Circle of Trust

In the movie, Meet the Parents, the main character’s soon to be father in law tells him about the “circle of trust”.

“But the fact is, Greg, with the knowledge you’ve been given, you are now on the inside of what I like to call…the Byrnes family circle of trust. I keep nothing from you, you keep nothing from me..”

My “circle of trust”  is a very small circle and difficult to penetrate.  Once you are in, it is much easier to get out than it did to get in.   My circle is more like a fortress than a simple circle.  It comes complete with high walls, a moat, and ferocious monsters living in the water surrounding it.  There is a larger circle surrounding the fortress that I would describe as a type of purgatory.  You enter that circle and wait until I open the drawbridge to the let you into the “circle of trust”.  It is a system that has served me well in my life.  Obviously I have some life experiences that  caused me to implement this system.

The statement in the movie says that people in the “circle of trust” keep nothing from each other.  Most people think that means sharing our biggest secrets with those in the circle.  While that is something that happens in time, I think it means much more.  For me it means being able to tell the truth to each other.  If one of us is having a bad day, we can say it.  We ask each other for help.  We can share something exciting or scary or boring.  We can even say I need some space and want to chill.   We can call each other on things in a kind, loving way. We also remember that all of us are human and we are going to make mistakes.  We forgive in love.  It means that we want the best for each other-always.

Once in a while someone will make it into the circle before they had earned that right.  When that happens, I question my judgement and wonder why I would let the drawbridge down so easily putting all of us in the circle at risk.  I wonder what magic charm they used to confuse me.  I begin to doubt myself and everyone in the circle.

I am in long term recovery and have learned many things over the years.  In the Big Book of Alcoholics Anonymous  Step Eleven says, “Sought through prayer and meditation to improve our conscious contact with God as we understood Him……”  If you  work the program and do this it says” We will intuitively know how to handle situations which used to baffle us.”

This week, someone I allowed into my outer circle long before their time broke the trust.   It confused me and I started to doubt. When this has happened before, I have tried to make excuses, close my eyes, and ignore the intuition. I didn’t want to believe I had fallen prey to someone’s games.  I blamed myself for their choices and actions.  I chose not to do that this time.  I listened to my gut, intuition, and logic.   I talked to a “circle” friend and decided  to send this person away from my circle.  I didn’t offer an explanation or make excuses.  I decided to protect myself and my circle.

There was a time in my life I chose to close the circle to everyone.  I stood alone and I was alone indeed.  It was a dark time in my life.  One person helped me open my circle again and begin to fill it.  My circle is not large but it is impressive.  In fact there are less than a dozen.   It includes a couple of members of my family and men and women of various ages.  That outer circle is larger but I still am cautious and protective of those in that circle as well.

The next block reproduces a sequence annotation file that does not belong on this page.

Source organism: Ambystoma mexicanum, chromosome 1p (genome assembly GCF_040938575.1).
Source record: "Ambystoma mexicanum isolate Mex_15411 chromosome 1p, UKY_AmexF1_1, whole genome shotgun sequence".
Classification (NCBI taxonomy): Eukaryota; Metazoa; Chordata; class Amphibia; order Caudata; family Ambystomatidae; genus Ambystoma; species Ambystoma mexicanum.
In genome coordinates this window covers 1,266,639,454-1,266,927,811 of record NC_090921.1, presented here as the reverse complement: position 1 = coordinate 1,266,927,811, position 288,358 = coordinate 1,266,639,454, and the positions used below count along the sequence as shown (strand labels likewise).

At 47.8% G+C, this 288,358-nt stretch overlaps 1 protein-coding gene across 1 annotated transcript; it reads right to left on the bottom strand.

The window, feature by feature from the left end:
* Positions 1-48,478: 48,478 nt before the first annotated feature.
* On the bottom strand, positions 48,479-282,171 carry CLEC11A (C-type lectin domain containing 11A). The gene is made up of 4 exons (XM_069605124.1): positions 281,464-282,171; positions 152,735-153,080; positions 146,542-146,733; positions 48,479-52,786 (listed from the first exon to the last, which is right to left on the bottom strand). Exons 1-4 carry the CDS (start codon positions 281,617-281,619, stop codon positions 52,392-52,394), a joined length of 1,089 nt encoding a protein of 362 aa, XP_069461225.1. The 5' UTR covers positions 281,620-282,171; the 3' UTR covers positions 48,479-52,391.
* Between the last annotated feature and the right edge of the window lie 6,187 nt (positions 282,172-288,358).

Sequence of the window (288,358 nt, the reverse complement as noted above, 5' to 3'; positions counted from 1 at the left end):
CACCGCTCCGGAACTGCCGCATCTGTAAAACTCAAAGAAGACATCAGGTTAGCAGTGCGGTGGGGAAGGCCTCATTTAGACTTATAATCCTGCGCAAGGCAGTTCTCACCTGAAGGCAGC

Please don’t read this and ask me if you are in the “circle of trust”.  You already know.  I am grateful for each of you and I love you all.  I promise to keep you close to my heart and keep “nothing from you.”

“The glory of friendship is not the outstretched hand, nor the kindly smile, nor the joy of companionship; it is the spiritual inspiration that comes to one when you discover that someone else believes in you and is willing to trust you with a friendship”….Ralph Waldo Emerson

9 responses

  1. I get this. 🙂


    1. 🙂 I know you do. Thank you.


  2. That’s made me tearful. I’m many years in recovery too and before then, and at times in my recovery, I have closed myself from everyone. I just started letting people back in again recently, and someone I trusted has gossiped about me. I’ve cut her out but it still hurts as I thought she was a friend to be trusted. I need to make sure I don’t cut everyone else out too now because that’s what I feel like doing to protect myself.


    1. It is an easy out to close ourselves off to everyone but it is a painful and lonely one. We risk being hurt when we trust and love others. But I am willing to take those risks today. I hope you are too.


  3. Wise stuff, dear Cathy. It’s often so hard to believe, but we are created to live in community. How large or small your community is, is a very personal decision…and that (at least for me) is an ever-changing size. Are we risking the hurt? Sure. Is the pay-off worth the risk? Always. Maybe not today…or tomorrow, but sometimes farther out than we can see.


  4. I struggle with this every day. As a carer, I find it nearly impossible. My circle is broken. My husband is meant to be in recovery, but he is lying to everyone around him, including himself.


    1. That is a difficult place to be. It not only breaks your circle but isolates you. Is there anyone supporting you in all of this? It is hard to know what you need to do when you aren’t able to do it.


      1. We receive couples therapy and I have individual counselling sessions as well, but my problem lies in being unable to understand the concept of addiction. I am also one of those sad souls who thinks she can save the alcoholic from himself. Actually, I should use the past tense there. I don’t believe I am in any way able to modify his behaviour. He does what he wants to.


  5. 🙂 Love you


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